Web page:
We can look at the foundation for this counterculture in music by looking at Boasian Anthropology. Boasian Anthropology has four main theories, cultural relativism, and historical particularism, diffusion, and salvage anthropology. For this purpose it is Historical Particularism that helps us study the music of the ’60s and ’70s. Franz Boaz states that, “In historical happenings we are compelled to consider every phenomenon not only as an effect but as a cause.” (Boaz, 315) When Boaz says this, he means that we have to look at the historical development and events of a culture in order to study their behavior. We cannot just think of historical events as being the results of something, but also as agents of change. In other words, if we want to look at how this culture of music developed, we have to look at the history of the united states prior to the ’60s and ’70s. Many of the youth in this era had parents who lived in the great depression. Their parents were used to a much more conservative and traditional way of life and culture. The music of the seventies was about controversial ideas that were not explored in music in prior generations. For example: the idea of drugs being associated with a peaceful lifestyle, an open sexuality, or an anti-violence discourse. The song “All You Need is Love” was released in the famous summer of 1967 by the Beatles. The song tittle became a famous saying for those in the anti war movement. To understand this, we need to use Historical Particularism. At this time, the US government was expanding its presents in Vietnam. People of America were tired of the deaths and the damage the war extended on their society. Boasian Anthropology states that each culture undergoes its unique history that results in its varying cultural movements. In this case, the music of America in the 1960s and 1970s reflected a time of Cultural Revolution brought upon by several historical events.

The basic premise of structural Functionalism is that society functions as a whole while areas of culture and society interact to make it work. However, we cannot just look at the function of society, we have to also look at the structure. This is what Radcliffe Brown believed. He claimed that, “For social anthropology the task is to formulate and validate statements about the conditions of existence of social systems (laws of social statics) and the regularities that are observable in social change” (Radcliffe Brown) By this Radcliffe is saying that when studying society and social change such as the counter culture of the ’60s and ’70s, one must focus on the social structure rather then biology. In order to understand the social phenomena of the musical revolution, you have to look at the social level. He also claims that all individuals are just performing social roles that allow society to function as a whole. This suggests that people of the ’60s and ’70s were not acting a certain way because of biological needs, but because of reactions to social influence and social systems. The music created a social system or way to question society that did not previously exist in such magnitude. The youth of America that were acting as rebels were not harming society, but were performing social roles needed for change to happen. This idea of Structural Functionalism suggests that all types of people help society function as a whole. The musical revolution allowed society to change and function in a way that was better for the changing attitudes in the country.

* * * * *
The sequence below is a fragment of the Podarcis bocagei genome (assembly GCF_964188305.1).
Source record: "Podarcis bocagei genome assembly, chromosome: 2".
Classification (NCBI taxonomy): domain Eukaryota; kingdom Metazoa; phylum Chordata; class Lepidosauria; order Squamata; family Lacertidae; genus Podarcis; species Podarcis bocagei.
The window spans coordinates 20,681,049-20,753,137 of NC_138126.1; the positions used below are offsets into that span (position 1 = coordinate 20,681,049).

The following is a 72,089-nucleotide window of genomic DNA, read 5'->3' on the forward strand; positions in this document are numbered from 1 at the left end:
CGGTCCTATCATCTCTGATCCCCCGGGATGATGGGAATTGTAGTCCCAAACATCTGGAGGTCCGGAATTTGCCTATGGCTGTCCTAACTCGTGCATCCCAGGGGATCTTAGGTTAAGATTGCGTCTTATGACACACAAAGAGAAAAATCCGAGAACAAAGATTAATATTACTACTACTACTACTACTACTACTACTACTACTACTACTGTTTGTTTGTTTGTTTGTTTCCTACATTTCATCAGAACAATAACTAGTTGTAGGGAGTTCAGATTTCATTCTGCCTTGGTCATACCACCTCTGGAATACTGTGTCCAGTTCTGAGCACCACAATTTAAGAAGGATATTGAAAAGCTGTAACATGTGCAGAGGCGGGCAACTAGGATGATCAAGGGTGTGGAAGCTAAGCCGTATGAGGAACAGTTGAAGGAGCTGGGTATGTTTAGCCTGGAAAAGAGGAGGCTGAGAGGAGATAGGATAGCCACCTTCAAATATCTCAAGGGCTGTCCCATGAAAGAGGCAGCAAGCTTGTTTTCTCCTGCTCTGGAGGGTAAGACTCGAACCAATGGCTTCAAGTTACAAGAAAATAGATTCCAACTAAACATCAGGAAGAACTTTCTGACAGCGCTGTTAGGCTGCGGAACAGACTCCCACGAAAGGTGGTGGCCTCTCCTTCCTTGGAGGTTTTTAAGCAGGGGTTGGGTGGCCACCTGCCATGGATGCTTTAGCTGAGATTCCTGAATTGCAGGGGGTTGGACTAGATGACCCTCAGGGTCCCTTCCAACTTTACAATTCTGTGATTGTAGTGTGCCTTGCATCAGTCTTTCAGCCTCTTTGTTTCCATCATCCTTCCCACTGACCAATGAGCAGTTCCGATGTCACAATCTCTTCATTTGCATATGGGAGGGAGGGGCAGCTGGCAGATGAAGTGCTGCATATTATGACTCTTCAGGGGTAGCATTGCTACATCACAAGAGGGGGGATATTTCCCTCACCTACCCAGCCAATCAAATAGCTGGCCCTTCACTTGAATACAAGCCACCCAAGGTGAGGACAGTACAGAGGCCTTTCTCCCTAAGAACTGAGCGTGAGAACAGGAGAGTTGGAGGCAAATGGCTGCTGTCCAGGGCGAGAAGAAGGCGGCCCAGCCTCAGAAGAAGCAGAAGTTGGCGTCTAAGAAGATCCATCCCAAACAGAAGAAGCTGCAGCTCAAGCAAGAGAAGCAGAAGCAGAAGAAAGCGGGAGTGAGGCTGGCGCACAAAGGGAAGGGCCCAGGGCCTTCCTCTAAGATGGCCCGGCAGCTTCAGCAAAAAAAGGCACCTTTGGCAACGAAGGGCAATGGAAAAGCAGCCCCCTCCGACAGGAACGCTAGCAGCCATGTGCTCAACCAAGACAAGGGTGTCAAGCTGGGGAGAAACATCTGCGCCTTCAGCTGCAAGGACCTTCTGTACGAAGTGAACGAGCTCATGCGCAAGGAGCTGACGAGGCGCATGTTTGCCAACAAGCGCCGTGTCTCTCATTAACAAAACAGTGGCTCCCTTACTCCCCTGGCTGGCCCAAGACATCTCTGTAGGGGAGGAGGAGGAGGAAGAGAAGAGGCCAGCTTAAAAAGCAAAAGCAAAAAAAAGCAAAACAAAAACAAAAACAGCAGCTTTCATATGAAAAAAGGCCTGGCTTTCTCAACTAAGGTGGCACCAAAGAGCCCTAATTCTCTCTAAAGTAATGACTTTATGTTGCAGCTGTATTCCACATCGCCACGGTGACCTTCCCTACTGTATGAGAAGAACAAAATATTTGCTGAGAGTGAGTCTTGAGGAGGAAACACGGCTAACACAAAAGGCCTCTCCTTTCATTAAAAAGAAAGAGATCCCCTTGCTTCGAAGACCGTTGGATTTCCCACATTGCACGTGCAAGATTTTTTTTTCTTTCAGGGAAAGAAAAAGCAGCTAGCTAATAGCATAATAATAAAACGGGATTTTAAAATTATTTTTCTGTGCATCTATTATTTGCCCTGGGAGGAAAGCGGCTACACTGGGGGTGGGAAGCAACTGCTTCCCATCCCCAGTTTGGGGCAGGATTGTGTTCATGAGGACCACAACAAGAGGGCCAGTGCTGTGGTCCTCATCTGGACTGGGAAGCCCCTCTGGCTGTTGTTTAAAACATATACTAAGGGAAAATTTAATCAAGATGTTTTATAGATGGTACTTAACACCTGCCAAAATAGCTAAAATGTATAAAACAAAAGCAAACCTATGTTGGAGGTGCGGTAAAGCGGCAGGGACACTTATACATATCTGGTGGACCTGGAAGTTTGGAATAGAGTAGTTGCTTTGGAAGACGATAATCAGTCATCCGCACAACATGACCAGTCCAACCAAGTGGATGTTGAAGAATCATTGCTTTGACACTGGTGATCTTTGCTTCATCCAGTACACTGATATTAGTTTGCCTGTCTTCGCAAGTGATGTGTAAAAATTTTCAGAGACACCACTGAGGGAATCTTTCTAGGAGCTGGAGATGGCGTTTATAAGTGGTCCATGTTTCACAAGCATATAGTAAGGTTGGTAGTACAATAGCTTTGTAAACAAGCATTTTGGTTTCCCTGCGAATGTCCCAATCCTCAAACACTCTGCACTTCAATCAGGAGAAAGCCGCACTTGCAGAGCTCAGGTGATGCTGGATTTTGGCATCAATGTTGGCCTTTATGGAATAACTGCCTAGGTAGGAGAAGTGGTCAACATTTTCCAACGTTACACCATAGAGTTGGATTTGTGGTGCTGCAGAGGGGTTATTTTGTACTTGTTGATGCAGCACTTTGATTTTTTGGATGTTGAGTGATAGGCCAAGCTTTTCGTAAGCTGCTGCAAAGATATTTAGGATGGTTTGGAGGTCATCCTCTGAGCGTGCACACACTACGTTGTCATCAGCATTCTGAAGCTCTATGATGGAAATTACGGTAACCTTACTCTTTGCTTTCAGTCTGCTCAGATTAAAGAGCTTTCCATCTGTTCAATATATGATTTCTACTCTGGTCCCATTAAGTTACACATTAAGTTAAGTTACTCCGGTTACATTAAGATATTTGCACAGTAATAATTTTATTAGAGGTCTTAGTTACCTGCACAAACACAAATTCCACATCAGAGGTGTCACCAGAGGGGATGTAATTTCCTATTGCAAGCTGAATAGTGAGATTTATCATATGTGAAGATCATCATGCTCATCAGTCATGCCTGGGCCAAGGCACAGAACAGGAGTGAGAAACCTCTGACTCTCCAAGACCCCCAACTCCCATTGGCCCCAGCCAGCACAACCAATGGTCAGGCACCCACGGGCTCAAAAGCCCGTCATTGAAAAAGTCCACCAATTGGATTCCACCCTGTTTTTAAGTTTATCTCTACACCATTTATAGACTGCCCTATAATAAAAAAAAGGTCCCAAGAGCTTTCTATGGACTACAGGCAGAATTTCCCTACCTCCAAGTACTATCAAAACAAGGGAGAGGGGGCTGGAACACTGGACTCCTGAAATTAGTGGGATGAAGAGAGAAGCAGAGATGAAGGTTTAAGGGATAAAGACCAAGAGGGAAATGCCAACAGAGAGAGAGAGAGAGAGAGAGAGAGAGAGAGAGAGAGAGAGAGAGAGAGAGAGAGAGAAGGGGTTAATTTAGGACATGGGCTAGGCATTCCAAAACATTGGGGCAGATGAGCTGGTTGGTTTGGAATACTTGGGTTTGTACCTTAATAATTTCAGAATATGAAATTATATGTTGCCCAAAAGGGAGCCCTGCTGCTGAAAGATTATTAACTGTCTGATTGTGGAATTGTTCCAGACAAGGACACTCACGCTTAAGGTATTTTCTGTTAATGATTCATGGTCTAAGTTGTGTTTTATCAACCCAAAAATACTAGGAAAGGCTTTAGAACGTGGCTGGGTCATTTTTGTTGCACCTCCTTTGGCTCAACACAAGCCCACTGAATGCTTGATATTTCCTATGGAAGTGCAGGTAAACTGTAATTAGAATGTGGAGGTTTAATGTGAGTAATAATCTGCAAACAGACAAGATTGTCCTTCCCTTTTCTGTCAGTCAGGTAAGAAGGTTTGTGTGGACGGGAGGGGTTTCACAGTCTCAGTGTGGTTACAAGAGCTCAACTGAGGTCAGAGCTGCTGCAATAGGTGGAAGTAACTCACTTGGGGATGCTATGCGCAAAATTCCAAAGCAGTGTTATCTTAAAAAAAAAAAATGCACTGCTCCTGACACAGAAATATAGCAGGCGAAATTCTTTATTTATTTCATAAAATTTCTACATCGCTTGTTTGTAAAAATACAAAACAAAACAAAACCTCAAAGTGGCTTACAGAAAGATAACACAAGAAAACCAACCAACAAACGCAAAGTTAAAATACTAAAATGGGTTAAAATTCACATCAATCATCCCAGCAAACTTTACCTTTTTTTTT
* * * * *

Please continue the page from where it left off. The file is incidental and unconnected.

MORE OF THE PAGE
Music is a cultural artifact that can give insight into the culture of the time. Anthropology allows us to analyze music as a result of historical events and how it ties into the function of society. We have to look at music as an indicator of social change.

 

  1. Boas, Franz (December 1920). “The Methods of Ethnology”. American Anthropologist (jstorPDF) 22 (4): 311–321. doi:10.1525/aa.1920.22.4.02a00020. JSTOR660328. ISSN: 00027294.
  2. A. R. Radcliffe-Brown. 1951. The Comparative Method in Social Anthropology. Journal of the Royal Anthropological Institute of Great Britain and Ireland 81(1/2): 22.

Like this:

LikeLoading...

Related

This entry was posted in Music Essay (2014). Bookmark the permalink.

0 comments

Leave a Reply

Your email address will not be published. Required fields are marked *